“To some degree, as I move outside of the exclusive genre audience, the exclusive genre issues don’t bother me as much.” The Atlantic talks with N.K. Jemisin, the first black writer to win speculative fiction’s Hugo Award for Best Novel for The Fifth Season. We wrote about Jemisin’s work when she was nominated for the Hugos a few years back.
George Washington as you’ve never seen him before: First, a cartoon entitled “Cox and Combs” and second, a live action avant garde take on the founding father.
“To the list of differences between men and women, we can add one more: the drug-dose gender gap. Doctors and researchers increasingly understand that there can be striking variations in the way men and women respond to drugs, many of which are tested almost exclusively on males.” On the strikingly persistent gender gap in pain.
“James Schiff, an associate professor of English at the University of Cincinnati, is working on a volume of Updike’s letters and has unearthed thousands of letters, postcards, and notes the author sent to complete strangers who wrote to him.” The Guardian writes about an in-progress book of John Updike‘s letters that reveals how often the writer corresponded with not only his contemporaries, like John Barth and Joyce Carol Oates, but his readers as well. See also: an essay about the personal and literary relationship between Barth and Updike.
Fans of Arundhati Roy are celebrating at the news that the author will publish a new novel, her first in 20 years, reports Electric Literature; The Ministry of Utmost Unhappiness is scheduled for release in 2017. Our own Garth Risk Hallberg maaaaay have poked a bit of fun a few years back at the title of Roy’s first novel, The God of Small Things, but that was all in good fun.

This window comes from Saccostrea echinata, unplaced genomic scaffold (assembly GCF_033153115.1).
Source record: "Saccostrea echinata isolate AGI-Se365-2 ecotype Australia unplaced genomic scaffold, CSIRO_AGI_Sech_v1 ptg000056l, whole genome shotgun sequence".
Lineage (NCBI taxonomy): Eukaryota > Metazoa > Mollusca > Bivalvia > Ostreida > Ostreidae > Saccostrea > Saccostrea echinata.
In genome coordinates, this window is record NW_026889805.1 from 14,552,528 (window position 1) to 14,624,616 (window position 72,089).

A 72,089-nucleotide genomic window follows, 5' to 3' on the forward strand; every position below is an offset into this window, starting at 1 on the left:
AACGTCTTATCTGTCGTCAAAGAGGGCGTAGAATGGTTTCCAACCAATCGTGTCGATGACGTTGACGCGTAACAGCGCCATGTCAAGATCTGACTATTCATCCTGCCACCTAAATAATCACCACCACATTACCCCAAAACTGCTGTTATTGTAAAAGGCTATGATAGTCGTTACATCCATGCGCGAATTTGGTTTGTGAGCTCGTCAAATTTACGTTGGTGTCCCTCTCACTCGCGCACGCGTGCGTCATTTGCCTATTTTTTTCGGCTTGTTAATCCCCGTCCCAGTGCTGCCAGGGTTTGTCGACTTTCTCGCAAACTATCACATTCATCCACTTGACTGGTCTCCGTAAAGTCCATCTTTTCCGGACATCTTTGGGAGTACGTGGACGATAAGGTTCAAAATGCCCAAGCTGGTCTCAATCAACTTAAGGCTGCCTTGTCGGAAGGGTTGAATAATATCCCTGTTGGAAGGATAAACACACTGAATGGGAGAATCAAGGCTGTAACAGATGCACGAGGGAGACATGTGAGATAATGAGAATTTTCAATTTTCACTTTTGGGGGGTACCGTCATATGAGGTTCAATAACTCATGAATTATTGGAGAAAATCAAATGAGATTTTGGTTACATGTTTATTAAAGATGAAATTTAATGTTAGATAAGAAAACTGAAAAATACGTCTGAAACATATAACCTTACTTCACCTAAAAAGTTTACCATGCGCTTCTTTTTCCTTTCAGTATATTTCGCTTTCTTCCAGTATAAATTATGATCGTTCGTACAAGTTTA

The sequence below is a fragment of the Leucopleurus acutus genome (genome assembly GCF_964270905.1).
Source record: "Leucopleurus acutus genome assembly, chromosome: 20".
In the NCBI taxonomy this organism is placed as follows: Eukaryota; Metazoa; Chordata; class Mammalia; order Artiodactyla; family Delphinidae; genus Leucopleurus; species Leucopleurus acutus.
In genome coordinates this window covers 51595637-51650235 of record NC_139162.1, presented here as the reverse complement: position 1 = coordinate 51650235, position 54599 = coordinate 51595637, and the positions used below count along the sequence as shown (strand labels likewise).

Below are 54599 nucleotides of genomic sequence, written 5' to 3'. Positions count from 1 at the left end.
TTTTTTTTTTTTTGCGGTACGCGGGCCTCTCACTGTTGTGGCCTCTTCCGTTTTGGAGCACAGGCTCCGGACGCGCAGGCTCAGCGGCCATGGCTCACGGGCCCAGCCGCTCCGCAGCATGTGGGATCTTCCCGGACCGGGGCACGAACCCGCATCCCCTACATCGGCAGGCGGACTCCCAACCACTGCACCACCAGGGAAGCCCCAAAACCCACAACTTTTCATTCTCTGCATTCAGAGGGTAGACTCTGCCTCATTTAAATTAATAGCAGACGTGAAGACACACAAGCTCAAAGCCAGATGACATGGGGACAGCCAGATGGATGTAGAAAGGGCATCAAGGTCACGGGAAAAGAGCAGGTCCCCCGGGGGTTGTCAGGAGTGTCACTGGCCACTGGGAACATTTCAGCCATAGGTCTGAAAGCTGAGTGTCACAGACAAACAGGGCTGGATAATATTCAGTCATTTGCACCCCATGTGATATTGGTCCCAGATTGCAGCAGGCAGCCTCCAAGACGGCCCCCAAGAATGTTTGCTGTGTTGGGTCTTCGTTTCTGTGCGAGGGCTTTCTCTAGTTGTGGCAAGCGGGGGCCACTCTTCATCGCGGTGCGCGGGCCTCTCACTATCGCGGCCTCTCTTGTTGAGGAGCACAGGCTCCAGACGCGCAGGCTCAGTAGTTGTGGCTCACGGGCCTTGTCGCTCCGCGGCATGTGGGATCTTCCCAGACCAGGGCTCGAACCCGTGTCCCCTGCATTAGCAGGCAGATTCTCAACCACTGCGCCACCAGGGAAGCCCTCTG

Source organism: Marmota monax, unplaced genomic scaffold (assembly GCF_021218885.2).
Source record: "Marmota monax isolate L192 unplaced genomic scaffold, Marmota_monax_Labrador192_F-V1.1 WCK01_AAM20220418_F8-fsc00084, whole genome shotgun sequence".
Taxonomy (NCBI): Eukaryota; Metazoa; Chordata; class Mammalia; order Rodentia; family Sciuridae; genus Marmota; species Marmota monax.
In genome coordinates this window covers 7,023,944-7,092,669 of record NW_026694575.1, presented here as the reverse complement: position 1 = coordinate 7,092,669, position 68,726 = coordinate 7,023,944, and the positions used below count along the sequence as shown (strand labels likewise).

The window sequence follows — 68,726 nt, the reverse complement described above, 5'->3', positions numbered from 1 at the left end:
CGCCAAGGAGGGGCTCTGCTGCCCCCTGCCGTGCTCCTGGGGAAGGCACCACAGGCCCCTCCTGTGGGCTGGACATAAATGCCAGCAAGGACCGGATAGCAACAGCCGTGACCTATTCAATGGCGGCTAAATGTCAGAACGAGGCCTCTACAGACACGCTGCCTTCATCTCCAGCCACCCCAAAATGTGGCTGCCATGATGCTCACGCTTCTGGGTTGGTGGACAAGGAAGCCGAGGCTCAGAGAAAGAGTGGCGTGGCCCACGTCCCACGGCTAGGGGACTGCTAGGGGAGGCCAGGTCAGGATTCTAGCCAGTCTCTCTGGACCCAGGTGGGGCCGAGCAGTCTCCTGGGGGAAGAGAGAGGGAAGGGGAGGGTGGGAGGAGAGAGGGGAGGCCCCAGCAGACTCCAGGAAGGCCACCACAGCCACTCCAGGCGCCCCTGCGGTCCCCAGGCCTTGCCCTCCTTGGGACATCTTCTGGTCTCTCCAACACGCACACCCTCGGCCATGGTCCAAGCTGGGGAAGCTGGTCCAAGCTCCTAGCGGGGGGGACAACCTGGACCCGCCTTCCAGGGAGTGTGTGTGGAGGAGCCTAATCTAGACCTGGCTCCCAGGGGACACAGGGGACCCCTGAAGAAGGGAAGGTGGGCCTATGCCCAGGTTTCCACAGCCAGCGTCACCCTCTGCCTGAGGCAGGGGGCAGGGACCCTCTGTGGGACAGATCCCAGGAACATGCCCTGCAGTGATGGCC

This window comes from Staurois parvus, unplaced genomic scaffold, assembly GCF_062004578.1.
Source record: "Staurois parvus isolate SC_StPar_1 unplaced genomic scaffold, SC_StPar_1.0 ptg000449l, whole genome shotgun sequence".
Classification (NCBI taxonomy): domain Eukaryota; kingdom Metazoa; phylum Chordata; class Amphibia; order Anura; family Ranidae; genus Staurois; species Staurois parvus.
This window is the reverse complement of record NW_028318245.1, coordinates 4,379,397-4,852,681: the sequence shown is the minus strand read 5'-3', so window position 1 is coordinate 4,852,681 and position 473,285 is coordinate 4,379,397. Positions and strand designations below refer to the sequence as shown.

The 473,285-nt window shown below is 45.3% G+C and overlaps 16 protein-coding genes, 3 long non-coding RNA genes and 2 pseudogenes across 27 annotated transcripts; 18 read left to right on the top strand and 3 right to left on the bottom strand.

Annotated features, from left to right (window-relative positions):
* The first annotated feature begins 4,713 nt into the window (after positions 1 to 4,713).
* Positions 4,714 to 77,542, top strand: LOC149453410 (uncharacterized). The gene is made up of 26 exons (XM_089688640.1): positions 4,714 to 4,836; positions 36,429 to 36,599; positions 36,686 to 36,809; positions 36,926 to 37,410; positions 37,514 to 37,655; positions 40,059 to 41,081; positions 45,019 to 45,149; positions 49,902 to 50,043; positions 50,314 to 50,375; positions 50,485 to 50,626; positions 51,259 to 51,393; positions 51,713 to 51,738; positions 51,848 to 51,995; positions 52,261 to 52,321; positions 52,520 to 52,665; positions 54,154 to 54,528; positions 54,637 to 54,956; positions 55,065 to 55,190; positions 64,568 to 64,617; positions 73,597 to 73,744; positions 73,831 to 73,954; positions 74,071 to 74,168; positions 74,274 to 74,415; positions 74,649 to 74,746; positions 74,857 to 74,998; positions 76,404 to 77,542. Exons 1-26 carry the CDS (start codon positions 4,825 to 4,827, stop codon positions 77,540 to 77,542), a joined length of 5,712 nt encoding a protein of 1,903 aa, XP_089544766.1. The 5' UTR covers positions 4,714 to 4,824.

What’s the one question you should never ask a writer starting a new book: how’s the writing going? “Nothing can damage a novel in embryo as quickly and effectively as trying to describe it before it’s ready,” Mark Slouka writes. Follow his advice for how to keep your writer friends.
“We connect with books in an intellectual way, but the most valuable relationships we have with them are emotional; to say that you merely admire or respect a book is, on some level, to insult it. Feelings are so fundamental to literary life that it can be hard to imagine a way of relating to literature that doesn’t involve loving it. Without all those emotions, what would reading be?” Joshua Rothman on “The History of ‘Loving’ to Read.”